The plot of “Tomb of Sand” is intricately intertwined, touching on Buddhism, women’s rights, ancient history, mythology, modern urban life, and many other topics. The protagonist is an elderly person. It honors the illustrious Subcontinental writing tradition fueled by the partition of India and Pakistan in 1947. A novel exploring language, structure, and building is also a work of art, an engaging read filled with cliffhangers and surprising turns.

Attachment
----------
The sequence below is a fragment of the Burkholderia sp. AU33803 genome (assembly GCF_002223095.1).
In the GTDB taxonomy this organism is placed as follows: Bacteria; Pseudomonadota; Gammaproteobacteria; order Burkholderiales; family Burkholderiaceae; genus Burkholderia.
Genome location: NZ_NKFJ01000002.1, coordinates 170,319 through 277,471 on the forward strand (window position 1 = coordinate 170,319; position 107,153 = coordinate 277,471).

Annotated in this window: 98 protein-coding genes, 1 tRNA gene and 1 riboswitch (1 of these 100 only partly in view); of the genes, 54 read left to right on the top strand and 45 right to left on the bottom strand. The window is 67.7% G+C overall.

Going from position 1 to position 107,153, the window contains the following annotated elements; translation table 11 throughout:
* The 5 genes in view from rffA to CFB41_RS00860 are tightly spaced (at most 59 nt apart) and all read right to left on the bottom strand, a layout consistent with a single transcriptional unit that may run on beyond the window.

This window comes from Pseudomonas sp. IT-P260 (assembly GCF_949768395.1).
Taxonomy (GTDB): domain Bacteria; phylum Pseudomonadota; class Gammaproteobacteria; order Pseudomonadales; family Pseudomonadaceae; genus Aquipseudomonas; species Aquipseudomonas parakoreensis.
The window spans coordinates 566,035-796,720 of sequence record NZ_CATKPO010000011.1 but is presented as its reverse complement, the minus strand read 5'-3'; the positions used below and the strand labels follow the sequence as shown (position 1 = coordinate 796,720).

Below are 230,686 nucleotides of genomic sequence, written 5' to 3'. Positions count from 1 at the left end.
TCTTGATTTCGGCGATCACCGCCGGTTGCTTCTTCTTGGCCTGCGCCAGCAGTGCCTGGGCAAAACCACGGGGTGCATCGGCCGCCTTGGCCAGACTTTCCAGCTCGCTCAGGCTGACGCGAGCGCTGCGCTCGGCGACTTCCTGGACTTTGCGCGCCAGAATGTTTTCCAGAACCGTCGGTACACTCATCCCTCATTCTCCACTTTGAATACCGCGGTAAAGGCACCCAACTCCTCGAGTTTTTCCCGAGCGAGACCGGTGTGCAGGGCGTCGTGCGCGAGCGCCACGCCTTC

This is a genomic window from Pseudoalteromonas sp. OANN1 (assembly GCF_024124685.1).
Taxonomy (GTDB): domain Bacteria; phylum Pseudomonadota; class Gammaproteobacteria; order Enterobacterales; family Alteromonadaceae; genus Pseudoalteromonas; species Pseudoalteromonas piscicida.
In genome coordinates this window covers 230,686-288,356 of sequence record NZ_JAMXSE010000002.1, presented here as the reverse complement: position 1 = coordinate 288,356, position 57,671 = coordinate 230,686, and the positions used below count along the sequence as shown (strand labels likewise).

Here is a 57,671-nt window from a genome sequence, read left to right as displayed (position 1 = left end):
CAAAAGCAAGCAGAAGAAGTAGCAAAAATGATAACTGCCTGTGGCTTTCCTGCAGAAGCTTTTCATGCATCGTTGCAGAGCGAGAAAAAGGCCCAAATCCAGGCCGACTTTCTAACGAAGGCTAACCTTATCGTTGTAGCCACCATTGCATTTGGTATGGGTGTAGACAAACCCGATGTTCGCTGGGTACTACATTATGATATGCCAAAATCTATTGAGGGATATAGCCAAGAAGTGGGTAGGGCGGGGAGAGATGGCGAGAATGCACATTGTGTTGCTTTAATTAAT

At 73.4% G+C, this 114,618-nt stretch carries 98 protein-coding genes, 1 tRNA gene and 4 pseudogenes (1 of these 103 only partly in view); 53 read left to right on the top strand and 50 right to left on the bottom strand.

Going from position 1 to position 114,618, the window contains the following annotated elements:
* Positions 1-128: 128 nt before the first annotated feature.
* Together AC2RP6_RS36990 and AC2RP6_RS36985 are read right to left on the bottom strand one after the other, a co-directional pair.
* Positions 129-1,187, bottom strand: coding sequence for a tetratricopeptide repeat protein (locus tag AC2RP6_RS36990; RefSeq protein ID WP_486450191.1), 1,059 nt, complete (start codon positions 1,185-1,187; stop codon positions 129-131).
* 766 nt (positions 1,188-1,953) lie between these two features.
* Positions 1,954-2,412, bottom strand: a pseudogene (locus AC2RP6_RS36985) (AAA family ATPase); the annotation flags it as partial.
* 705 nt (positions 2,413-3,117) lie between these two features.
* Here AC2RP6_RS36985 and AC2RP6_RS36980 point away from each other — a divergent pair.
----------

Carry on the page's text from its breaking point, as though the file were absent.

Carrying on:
In this book, the story writing takes on a different hue. Its plot, organization, plausibility, and representation are exceptional in their unique ways, beyond our discernible boundaries and limits. Even the familiar is completely novel in this situation. Its reality does away with the division between the two; both are recognized and charmed. In its course, time also reaches here. Each person has a history and each second slumbers for eons. For instance, the “voices returned from the historical backdrop of the massacre” are echoed in the violent Hindustani and Pakistani nationalist displays that occur every night on the Wagah border. The long shadows of time remain tied to each day of the joint family. The narrative is divided into three sections, each of which focuses on a different stage of the main character’s life.